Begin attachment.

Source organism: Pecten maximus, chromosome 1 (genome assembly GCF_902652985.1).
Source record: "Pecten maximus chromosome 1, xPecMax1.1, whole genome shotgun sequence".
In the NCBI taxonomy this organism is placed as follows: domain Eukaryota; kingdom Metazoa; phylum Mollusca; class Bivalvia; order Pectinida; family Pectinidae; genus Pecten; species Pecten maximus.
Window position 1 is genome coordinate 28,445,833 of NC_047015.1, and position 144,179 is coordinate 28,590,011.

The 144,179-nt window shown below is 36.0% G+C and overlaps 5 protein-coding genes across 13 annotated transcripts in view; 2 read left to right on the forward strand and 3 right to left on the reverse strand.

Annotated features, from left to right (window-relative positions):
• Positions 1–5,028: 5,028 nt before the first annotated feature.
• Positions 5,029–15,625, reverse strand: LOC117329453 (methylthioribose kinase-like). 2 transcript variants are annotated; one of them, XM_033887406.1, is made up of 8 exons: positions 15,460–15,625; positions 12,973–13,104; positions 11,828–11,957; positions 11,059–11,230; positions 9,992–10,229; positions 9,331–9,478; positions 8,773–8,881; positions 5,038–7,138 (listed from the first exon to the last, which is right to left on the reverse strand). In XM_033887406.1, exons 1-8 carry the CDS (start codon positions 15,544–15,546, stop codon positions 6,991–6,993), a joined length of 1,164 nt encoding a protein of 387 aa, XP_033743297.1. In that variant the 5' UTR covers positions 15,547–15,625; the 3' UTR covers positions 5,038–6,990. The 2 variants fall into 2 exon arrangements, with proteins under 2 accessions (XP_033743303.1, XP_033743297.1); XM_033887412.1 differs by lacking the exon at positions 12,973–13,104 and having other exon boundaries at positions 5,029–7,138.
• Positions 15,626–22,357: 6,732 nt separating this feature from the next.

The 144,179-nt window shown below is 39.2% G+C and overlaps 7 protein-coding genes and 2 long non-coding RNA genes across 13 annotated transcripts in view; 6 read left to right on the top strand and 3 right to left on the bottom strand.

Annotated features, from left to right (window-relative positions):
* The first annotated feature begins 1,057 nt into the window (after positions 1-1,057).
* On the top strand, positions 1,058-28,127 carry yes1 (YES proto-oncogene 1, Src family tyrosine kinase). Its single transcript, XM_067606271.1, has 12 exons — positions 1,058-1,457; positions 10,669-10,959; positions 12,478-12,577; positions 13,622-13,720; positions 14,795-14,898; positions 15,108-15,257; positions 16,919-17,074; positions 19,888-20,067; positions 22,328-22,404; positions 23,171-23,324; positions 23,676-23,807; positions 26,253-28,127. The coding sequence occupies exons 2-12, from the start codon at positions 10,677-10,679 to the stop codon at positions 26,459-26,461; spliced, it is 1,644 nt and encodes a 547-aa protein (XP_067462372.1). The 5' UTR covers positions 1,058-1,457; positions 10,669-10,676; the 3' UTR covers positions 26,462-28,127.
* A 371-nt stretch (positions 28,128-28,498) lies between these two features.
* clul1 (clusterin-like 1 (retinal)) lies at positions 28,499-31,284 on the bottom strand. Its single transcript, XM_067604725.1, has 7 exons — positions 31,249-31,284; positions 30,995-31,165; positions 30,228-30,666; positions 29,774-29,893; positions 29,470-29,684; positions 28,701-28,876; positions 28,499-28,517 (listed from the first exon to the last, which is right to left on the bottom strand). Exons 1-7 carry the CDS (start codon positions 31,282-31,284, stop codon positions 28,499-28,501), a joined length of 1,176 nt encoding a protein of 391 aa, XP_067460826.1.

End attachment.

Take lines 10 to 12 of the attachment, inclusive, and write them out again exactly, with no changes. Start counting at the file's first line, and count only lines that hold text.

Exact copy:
The 144,179-nt window shown below is 39.2% G+C and overlaps 7 protein-coding genes and 2 long non-coding RNA genes across 13 annotated transcripts in view; 6 read left to right on the top strand and 3 right to left on the bottom strand.

Annotated features, from left to right (window-relative positions):
* The first annotated feature begins 1,057 nt into the window (after positions 1-1,057).